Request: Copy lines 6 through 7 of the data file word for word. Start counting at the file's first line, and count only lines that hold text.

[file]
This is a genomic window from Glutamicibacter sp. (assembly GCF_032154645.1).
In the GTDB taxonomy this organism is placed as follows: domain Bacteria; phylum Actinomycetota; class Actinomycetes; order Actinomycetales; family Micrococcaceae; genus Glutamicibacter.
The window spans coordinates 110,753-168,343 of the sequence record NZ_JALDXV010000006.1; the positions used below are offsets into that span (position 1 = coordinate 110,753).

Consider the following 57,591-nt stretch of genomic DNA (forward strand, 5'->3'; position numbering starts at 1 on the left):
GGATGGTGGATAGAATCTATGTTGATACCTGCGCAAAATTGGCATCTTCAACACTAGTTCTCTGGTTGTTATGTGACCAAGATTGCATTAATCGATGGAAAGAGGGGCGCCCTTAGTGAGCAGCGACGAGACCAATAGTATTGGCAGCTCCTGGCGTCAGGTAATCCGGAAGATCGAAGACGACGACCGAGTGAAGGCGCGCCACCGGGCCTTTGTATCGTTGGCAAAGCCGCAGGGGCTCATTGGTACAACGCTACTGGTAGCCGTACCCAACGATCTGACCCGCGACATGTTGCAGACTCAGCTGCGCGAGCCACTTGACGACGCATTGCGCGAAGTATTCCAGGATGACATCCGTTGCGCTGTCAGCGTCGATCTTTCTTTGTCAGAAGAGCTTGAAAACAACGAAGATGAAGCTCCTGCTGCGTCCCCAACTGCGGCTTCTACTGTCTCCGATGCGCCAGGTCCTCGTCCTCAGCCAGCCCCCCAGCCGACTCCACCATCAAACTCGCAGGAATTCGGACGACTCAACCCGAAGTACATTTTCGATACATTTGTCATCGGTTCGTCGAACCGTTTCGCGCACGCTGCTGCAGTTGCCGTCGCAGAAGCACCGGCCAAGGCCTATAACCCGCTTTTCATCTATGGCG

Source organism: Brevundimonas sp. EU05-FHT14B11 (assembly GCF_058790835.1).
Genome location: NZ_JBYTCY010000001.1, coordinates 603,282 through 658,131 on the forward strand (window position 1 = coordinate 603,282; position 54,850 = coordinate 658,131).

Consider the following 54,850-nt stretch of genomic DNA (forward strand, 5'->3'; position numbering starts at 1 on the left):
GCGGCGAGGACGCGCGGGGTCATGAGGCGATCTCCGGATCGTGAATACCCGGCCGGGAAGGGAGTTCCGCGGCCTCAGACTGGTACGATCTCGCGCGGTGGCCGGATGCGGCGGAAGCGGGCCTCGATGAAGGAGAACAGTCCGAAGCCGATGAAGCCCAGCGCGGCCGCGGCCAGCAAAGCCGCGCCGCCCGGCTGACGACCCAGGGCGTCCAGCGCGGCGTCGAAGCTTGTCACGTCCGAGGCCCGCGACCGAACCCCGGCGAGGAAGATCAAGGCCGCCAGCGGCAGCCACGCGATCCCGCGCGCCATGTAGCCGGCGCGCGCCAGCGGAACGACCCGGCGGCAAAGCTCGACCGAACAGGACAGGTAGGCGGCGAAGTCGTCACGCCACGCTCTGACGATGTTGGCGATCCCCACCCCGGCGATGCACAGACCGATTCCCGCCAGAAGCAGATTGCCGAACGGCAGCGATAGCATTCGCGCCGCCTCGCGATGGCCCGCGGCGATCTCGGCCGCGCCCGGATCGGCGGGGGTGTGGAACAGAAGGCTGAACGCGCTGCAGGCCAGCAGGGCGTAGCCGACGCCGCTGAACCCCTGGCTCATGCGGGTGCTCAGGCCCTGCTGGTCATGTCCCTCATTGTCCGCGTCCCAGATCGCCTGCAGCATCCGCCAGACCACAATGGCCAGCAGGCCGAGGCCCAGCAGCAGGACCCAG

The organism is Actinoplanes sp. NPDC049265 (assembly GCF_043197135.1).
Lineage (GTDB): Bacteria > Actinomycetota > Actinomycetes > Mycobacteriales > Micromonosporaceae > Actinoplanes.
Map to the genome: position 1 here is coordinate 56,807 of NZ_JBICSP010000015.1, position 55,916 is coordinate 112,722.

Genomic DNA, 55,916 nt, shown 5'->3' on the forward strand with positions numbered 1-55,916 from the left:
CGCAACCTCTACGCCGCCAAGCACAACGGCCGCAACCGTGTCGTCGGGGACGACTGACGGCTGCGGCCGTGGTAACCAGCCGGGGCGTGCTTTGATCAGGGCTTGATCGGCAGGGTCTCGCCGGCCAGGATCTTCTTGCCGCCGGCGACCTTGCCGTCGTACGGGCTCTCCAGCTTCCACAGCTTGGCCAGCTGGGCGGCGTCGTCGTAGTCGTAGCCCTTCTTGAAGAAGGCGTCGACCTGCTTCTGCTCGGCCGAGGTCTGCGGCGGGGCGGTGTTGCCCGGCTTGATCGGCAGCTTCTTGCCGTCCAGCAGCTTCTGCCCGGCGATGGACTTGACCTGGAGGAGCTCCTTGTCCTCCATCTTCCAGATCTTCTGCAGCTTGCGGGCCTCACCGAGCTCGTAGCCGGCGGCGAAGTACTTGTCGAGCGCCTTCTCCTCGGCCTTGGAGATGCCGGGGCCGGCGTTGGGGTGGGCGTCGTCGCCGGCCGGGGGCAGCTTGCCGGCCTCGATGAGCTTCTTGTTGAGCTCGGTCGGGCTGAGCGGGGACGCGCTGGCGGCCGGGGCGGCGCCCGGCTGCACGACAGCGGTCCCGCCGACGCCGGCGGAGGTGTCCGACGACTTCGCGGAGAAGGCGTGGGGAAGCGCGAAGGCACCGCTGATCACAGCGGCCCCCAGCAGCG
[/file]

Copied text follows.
Source organism: Brevundimonas sp. EU05-FHT14B11 (assembly GCF_058790835.1).
Genome location: NZ_JBYTCY010000001.1, coordinates 603,282 through 658,131 on the forward strand (window position 1 = coordinate 603,282; position 54,850 = coordinate 658,131).